Gus Lee delivers character-based, problem-solving, practiced-skills leadership intensives and strategic goal achievement training across 50 industries. He has written 5 best-sellers, including Courage: The Backbone of Leadership; been published in Time and Encyclopedia Britannica and has spoken on leadership on CNN, CBS This Morning and NPR’s Fresh Air. Gus was mentored by H. Norman Schwarzkopf and taught by Warren Bennis, the founder of modern leadership theory. Gus was West Point’s first Chair of Character Development.
Raised by YMCA boxing coaches, Gus has been a business owner, COO, chief learning officer, high-tech VP; government senior executive, acting deputy attorney general, lead trainer of California’s prosecutors, deputy director, senior deputy district attorney, U.S. Senate ethics investigator, FBI and POST trainer, assistant dean, drill sergeant and officer, and YMCA boxer.
A thought leader for Kaiser Permanente, Development Dimensions International, and U.S. Army, he was a trainer and executive coach for the Center for Creative Leadership and has consulted to Lockheed Martin, Hewlett Packard, the FBI and SEC on developing leaders of character and deploying true operating principles.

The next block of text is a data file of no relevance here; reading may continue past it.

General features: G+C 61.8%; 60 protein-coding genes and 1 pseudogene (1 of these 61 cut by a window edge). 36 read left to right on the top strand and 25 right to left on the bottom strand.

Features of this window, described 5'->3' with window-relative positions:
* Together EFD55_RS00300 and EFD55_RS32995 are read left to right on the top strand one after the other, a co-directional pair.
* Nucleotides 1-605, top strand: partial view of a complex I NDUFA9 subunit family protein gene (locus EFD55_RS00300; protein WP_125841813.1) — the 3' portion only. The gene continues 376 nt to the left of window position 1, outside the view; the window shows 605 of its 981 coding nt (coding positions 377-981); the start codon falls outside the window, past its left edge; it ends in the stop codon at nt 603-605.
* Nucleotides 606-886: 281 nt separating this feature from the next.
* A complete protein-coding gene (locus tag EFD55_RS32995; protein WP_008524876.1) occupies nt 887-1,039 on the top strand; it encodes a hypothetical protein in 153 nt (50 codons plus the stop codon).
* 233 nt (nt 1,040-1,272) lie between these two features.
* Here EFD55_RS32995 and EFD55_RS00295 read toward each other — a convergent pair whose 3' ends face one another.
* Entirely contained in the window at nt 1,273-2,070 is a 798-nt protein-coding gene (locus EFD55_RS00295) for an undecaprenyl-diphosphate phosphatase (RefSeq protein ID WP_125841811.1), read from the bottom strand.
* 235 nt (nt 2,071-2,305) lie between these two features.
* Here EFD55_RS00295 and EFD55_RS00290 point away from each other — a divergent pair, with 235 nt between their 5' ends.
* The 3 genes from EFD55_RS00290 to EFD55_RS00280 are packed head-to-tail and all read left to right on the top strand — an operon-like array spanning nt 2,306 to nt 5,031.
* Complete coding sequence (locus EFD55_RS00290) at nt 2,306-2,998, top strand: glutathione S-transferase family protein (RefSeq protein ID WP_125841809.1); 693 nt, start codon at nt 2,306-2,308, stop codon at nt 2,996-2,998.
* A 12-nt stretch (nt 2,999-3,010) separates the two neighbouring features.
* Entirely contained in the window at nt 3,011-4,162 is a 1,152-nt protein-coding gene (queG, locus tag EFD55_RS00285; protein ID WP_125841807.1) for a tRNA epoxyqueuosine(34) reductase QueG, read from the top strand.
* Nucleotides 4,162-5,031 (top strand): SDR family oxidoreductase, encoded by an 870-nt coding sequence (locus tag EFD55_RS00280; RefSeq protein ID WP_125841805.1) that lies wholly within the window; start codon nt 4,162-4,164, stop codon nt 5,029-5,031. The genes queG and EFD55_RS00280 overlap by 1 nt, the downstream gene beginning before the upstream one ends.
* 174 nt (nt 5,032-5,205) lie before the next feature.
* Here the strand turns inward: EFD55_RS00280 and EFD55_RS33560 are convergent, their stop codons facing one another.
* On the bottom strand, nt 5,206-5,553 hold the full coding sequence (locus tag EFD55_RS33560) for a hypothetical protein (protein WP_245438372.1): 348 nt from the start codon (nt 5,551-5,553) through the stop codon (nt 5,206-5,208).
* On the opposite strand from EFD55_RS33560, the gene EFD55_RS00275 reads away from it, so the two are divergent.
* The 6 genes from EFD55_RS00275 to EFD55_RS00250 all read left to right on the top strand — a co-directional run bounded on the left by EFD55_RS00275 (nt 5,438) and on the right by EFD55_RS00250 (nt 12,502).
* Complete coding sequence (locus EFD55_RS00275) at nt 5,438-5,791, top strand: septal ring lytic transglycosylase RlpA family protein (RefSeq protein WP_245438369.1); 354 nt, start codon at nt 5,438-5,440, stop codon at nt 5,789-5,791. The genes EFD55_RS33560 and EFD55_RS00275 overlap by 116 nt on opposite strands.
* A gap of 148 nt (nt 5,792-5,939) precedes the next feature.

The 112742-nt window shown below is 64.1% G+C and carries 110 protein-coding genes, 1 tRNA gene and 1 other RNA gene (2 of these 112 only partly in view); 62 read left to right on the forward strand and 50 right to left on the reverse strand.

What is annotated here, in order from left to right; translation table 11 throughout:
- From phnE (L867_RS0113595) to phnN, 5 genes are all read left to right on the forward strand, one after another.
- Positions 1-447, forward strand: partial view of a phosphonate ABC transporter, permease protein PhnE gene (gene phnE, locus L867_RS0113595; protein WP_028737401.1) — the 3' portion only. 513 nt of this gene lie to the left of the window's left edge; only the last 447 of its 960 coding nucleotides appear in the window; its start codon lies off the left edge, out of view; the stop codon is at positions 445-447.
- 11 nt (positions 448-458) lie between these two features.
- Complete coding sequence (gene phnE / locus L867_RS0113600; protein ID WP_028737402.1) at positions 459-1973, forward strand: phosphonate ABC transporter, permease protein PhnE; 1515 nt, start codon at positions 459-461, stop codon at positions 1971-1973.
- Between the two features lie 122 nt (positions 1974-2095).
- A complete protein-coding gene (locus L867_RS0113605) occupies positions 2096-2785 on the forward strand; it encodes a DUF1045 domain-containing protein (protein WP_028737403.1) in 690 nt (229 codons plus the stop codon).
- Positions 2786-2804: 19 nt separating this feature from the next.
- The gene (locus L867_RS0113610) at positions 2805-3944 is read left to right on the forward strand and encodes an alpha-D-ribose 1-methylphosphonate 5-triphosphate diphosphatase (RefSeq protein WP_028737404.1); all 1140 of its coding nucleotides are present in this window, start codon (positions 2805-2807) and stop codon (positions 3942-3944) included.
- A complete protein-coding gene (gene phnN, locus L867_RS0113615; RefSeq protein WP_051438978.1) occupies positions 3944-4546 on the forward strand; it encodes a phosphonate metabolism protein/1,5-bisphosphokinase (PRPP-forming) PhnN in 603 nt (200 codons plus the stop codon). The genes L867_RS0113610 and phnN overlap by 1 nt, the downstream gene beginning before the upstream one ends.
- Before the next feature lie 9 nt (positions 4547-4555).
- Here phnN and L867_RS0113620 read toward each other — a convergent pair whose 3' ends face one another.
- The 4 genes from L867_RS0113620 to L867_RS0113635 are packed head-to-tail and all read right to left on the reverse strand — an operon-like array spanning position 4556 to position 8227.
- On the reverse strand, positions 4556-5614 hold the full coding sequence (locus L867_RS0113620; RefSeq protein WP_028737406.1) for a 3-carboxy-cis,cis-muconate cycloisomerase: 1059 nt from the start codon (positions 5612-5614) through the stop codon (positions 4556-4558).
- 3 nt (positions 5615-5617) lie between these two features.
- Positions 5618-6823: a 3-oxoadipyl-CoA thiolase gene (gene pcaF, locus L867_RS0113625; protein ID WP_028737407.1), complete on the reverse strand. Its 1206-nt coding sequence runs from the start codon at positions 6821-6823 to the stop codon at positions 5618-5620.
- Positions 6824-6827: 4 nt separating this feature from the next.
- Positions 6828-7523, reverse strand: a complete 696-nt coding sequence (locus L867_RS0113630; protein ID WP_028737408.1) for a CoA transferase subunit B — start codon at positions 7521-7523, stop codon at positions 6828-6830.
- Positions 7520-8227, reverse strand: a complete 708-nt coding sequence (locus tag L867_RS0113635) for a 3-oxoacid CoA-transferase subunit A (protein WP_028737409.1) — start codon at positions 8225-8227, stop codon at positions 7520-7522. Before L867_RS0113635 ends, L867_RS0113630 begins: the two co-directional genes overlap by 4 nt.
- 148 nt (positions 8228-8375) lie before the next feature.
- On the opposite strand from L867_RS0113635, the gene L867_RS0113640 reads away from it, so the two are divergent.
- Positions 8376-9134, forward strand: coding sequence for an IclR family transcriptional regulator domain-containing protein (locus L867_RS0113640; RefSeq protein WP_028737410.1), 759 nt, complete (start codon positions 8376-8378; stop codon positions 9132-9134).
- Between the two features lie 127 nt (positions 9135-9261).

In leadership Gus Lee has walked the walk and talked the talk… he offers leaders a primer on how to gain
and maintain in ourselves and our organizations that critical element that makes the difference – courage! H. Norman Schwarzkopf, General, U.S. Army, Ret. Presidential Medal of Freedom, Congressional Gold recipient, Knight Commander, Order of the Bath.
Gus Lee demystifies courage and reveals what it is made of: integrity, competence, and good judgment. Warren Bennis, founder of modern leadership theory, advisor to five U.S. presidents, dean of leadership.
I asked General Fred Franks about Gus’s strategic proposal; he said, “I trust whatever Gus recommends.”
COL Doug Boone, Director, SCPME (Character Development Center), West Point.
Great thanks to Gus Lee for essential wisdom for leaders of character on the battlefield, in the marketplace, in our communities, or for anyone who needs to, as he says, cross the river, to make a positive difference. Fred M. Franks, General, U.S. Army, Ret, coauthor with Tom Clancy; Commanding General, VII Corps, combat leader of the left hook single wing envelopment, Desert Storm.